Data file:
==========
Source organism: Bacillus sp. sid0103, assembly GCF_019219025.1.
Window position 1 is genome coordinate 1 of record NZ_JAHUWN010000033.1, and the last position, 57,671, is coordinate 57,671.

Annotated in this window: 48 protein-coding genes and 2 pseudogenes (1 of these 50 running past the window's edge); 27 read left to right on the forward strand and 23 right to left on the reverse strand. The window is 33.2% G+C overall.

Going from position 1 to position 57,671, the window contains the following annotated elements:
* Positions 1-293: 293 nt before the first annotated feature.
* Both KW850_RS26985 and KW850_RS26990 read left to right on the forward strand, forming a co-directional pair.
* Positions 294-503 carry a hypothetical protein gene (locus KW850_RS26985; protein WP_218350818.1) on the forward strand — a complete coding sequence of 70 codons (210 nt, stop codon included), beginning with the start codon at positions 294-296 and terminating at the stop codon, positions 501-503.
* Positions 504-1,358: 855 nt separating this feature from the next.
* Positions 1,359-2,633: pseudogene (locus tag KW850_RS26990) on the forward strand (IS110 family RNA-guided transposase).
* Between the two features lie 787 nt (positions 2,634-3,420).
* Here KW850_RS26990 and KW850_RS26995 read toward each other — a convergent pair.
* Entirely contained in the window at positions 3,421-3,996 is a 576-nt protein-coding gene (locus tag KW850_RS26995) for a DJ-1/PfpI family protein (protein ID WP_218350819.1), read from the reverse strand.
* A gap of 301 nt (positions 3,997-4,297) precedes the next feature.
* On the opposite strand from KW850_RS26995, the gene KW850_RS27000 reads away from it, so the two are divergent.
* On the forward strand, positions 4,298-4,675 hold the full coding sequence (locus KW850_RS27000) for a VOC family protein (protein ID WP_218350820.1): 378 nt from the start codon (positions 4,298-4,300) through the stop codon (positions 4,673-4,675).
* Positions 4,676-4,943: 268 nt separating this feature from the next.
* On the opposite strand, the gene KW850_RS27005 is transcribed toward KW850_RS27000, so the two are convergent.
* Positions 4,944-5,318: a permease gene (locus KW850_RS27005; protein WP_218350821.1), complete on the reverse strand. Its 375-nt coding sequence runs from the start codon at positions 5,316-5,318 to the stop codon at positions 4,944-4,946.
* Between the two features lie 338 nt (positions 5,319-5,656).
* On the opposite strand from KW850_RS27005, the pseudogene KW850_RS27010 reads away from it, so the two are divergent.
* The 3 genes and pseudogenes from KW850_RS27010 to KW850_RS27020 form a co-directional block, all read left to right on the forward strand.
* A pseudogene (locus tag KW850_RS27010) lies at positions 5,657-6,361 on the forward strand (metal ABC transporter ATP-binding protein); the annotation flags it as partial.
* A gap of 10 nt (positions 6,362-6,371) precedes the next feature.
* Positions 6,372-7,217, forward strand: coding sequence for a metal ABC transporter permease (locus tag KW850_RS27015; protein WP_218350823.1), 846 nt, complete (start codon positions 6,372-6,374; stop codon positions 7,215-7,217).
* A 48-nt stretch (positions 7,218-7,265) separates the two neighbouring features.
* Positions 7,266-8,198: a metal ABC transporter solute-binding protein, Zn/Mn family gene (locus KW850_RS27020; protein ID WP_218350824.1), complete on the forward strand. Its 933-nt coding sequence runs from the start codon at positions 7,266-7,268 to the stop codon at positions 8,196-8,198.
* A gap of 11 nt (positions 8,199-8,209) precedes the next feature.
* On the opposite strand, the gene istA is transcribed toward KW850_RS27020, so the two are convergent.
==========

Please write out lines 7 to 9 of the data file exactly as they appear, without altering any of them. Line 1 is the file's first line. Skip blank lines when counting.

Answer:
* Positions 294-503 carry a hypothetical protein gene (locus KW850_RS26985; protein WP_218350818.1) on the forward strand — a complete coding sequence of 70 codons (210 nt, stop codon included), beginning with the start codon at positions 294-296 and terminating at the stop codon, positions 501-503.
* Positions 504-1,358: 855 nt separating this feature from the next.
* Positions 1,359-2,633: pseudogene (locus tag KW850_RS26990) on the forward strand (IS110 family RNA-guided transposase).